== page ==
The number of fast-growing ambitious businesses with leaders hungry for success is increasing across Greater Birmingham and Solihull – new insights from the ScaleUp Institute reveal.
There are now 985 companies in the region that meet the definition of scaleup because they have increased turnover or employment by more than 20% annually. Greater Birmingham and Solihull scaleups are employing a total of 112,000 staff and their turnover is worth £12.7 billion. This is according to new research by the ScaleUp Institute based on the latest 2017 ONS data.
In the area, the top five scaleups by employment growth are UK Power Reserve, MV Kelly, Steel Processing (Midlands) Ltd, TeacherActive and Palletline, while the top five for turnover growth are Palletline, UK Power Reserve, Box Limited, Hannafin Contractors and Tamworth Steel.
Across the UK there are over 36,000 scaleups, an increase of 3.7% from 2016.
ScaleUp Institute Chief Executive, Irene Graham, said:
“Scaleups are the engine drivers of local economies; they are twice as innovative as large firms, employ twice as many apprentices, are twice as likely to be operating in international markets, and, significantly, they create high quality jobs.
“Their aspirations remain high. According to our recent ScaleUp survey eight out of ten expect to scale again in 2019, generating £1.5 billion more in turnover and creating an extra 7,000 jobs.”
“While they are ambitious about their growth, scaleups continue to face major challenges. In Greater Birmingham and Solihull they particularly highlight access to talent, access to UK markets, leadership development and access to tax breaks as key issues. They also want easier access to support from peer-to-peer networks, local professional services and stronger connections to public sector support opportunities, notably the LEP and for innovation.”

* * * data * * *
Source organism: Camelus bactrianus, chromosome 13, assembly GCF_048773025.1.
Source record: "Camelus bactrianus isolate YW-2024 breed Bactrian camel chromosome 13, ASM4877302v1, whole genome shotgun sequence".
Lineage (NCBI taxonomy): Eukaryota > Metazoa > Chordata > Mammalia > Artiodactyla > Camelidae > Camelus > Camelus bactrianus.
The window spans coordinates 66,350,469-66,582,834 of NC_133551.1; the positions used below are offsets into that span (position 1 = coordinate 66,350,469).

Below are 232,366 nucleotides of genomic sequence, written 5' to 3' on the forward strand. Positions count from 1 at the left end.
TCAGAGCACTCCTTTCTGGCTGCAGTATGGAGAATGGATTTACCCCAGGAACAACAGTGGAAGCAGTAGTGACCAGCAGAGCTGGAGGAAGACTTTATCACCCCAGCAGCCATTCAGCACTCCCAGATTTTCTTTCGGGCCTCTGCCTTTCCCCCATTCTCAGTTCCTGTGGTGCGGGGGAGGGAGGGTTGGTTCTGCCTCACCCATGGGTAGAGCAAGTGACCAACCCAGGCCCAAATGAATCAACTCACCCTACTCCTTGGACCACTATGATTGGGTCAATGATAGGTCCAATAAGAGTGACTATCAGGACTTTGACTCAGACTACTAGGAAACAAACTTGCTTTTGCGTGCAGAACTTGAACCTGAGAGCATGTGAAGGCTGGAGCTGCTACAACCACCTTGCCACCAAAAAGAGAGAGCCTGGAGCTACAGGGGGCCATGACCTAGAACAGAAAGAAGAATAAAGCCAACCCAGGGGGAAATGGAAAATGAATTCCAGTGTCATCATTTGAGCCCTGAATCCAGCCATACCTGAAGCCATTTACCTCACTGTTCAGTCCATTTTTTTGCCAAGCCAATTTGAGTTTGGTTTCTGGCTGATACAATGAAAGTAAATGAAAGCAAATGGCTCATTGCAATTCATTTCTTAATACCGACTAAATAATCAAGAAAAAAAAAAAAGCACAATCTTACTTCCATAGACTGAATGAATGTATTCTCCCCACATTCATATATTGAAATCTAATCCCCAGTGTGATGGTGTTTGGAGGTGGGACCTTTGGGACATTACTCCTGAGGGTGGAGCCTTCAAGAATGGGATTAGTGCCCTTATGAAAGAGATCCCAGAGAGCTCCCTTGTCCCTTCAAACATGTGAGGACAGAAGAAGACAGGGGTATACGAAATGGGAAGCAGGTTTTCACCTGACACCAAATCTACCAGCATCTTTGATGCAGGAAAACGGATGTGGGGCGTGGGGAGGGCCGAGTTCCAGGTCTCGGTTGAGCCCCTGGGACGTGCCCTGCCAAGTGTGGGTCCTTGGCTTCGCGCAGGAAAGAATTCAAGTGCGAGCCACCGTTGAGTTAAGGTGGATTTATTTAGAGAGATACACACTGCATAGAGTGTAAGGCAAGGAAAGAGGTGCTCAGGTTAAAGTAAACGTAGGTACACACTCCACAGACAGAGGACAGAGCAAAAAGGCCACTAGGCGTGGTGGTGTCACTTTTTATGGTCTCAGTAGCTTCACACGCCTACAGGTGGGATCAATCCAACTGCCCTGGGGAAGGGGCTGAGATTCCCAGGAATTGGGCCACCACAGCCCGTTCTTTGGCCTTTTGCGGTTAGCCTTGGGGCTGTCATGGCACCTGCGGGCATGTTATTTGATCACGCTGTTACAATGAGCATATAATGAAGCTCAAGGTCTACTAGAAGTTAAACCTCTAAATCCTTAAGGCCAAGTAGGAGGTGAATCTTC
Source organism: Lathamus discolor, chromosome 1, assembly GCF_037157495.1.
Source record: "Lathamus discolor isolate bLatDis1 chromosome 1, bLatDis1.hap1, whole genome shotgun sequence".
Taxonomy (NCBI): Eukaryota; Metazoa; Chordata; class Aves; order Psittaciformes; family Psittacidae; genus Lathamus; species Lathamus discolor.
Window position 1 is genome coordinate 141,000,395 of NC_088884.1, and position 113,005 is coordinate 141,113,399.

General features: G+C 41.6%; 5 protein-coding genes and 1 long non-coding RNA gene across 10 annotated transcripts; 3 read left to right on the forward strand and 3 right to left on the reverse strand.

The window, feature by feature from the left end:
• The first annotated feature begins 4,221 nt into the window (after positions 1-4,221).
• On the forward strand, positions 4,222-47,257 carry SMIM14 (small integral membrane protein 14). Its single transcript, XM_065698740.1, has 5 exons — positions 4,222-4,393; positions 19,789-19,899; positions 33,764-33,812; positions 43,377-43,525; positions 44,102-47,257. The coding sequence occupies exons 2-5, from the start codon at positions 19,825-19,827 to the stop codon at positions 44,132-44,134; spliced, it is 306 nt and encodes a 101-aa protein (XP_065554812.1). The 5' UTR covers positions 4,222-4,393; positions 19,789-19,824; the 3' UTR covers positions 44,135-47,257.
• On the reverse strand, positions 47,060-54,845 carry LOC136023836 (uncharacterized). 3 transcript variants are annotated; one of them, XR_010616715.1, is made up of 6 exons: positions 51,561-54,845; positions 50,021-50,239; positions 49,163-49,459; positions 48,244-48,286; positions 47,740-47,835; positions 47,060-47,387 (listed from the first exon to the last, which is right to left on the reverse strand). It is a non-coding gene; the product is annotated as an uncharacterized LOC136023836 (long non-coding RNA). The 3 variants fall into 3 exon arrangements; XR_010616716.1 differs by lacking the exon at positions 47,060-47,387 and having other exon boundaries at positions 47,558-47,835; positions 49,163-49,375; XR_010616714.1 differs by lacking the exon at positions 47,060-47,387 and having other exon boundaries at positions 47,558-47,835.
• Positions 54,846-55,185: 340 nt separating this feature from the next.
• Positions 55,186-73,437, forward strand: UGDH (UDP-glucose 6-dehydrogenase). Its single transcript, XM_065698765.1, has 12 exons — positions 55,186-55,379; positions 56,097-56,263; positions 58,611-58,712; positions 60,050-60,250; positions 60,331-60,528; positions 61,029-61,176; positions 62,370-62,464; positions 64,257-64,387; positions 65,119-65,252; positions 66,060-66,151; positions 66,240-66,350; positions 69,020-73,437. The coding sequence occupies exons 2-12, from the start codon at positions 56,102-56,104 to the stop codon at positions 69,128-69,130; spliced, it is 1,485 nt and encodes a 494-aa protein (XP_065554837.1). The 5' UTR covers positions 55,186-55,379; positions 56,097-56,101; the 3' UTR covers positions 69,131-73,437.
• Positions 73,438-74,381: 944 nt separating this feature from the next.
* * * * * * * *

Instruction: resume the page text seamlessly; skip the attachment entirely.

Saqib Bhatti, Director for Growing Businesses with Greater Birmingham and Solihull Local Enterprise Partnership (GBSLEP), said:
“Scale-ups are integral to the growth of the region’s economy and driving innovation, and we are making it easier for businesses to access the resources they need to grow.
“We recognise businesses do not always realise the resources that are available to them and, to ensure sustainable growth, we want to offer them advice as well as information.
“Our Growth Hub offers advice, guidance and access to funding for businesses and entrepreneurs. The Hub offers online and face-to-face advice from expert business advisors, in both the public and private sectors. To date, the hub as supported over 1,000 businesses.
“As well as the Growth Hub, we have designed and are delivering a number of business growth programmes including: the Mentoring for Growth scheme that pairs leaders of ambitious SMEs with experienced business mentors and offers leaders guidance on business planning, talent acquisition and risk management; the Rail Mentoring programme is introducing SMEs with high-growth potential to global firms that advised companies on how to shape their product or service to meet the high quality expectations of the rail supply chain.
“We are committed to inclusive growth and developing the business ecosystem – we have worked in partnership with organisations such as Centre for Research into Ethnic Minority Entrepreneurship (CREME) on schemes to support business growth among migrant and black minority ethnic business owners.
“This year, we plan to deepen our engagement with our partners in the public, private and academic sectors, local businesses and the wider community to ensure we are meeting our core objectives – one of which is to increase business survival and growth.”
The ScaleUp Institute notes that Greater Birmingham and Solihull offers a number of services for scaling businesses. “This is encouraging and we will continue to monitor their impact,” said Irene Graham.